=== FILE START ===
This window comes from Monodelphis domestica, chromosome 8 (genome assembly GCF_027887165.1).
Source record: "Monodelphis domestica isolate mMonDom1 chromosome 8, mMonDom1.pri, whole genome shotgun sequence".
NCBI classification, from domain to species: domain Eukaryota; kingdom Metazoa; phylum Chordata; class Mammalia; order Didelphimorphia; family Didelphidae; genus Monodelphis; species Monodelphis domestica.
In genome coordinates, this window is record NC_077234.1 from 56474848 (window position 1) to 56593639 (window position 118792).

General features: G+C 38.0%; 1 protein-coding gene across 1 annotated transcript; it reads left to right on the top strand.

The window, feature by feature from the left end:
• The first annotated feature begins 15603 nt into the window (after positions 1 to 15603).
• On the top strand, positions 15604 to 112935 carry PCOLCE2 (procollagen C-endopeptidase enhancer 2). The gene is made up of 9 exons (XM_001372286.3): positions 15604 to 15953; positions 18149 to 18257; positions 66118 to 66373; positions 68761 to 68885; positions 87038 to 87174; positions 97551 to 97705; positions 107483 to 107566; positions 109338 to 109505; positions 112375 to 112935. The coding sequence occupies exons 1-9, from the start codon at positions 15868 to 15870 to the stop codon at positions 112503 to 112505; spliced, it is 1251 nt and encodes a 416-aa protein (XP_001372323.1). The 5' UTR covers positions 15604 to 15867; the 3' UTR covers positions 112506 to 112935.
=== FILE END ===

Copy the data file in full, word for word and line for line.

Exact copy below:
This window comes from Monodelphis domestica, chromosome 8 (genome assembly GCF_027887165.1).
Source record: "Monodelphis domestica isolate mMonDom1 chromosome 8, mMonDom1.pri, whole genome shotgun sequence".
NCBI classification, from domain to species: domain Eukaryota; kingdom Metazoa; phylum Chordata; class Mammalia; order Didelphimorphia; family Didelphidae; genus Monodelphis; species Monodelphis domestica.
In genome coordinates, this window is record NC_077234.1 from 56474848 (window position 1) to 56593639 (window position 118792).

General features: G+C 38.0%; 1 protein-coding gene across 1 annotated transcript; it reads left to right on the top strand.

The window, feature by feature from the left end:
• The first annotated feature begins 15603 nt into the window (after positions 1 to 15603).
• On the top strand, positions 15604 to 112935 carry PCOLCE2 (procollagen C-endopeptidase enhancer 2). The gene is made up of 9 exons (XM_001372286.3): positions 15604 to 15953; positions 18149 to 18257; positions 66118 to 66373; positions 68761 to 68885; positions 87038 to 87174; positions 97551 to 97705; positions 107483 to 107566; positions 109338 to 109505; positions 112375 to 112935. The coding sequence occupies exons 1-9, from the start codon at positions 15868 to 15870 to the stop codon at positions 112503 to 112505; spliced, it is 1251 nt and encodes a 416-aa protein (XP_001372323.1). The 5' UTR covers positions 15604 to 15867; the 3' UTR covers positions 112506 to 112935.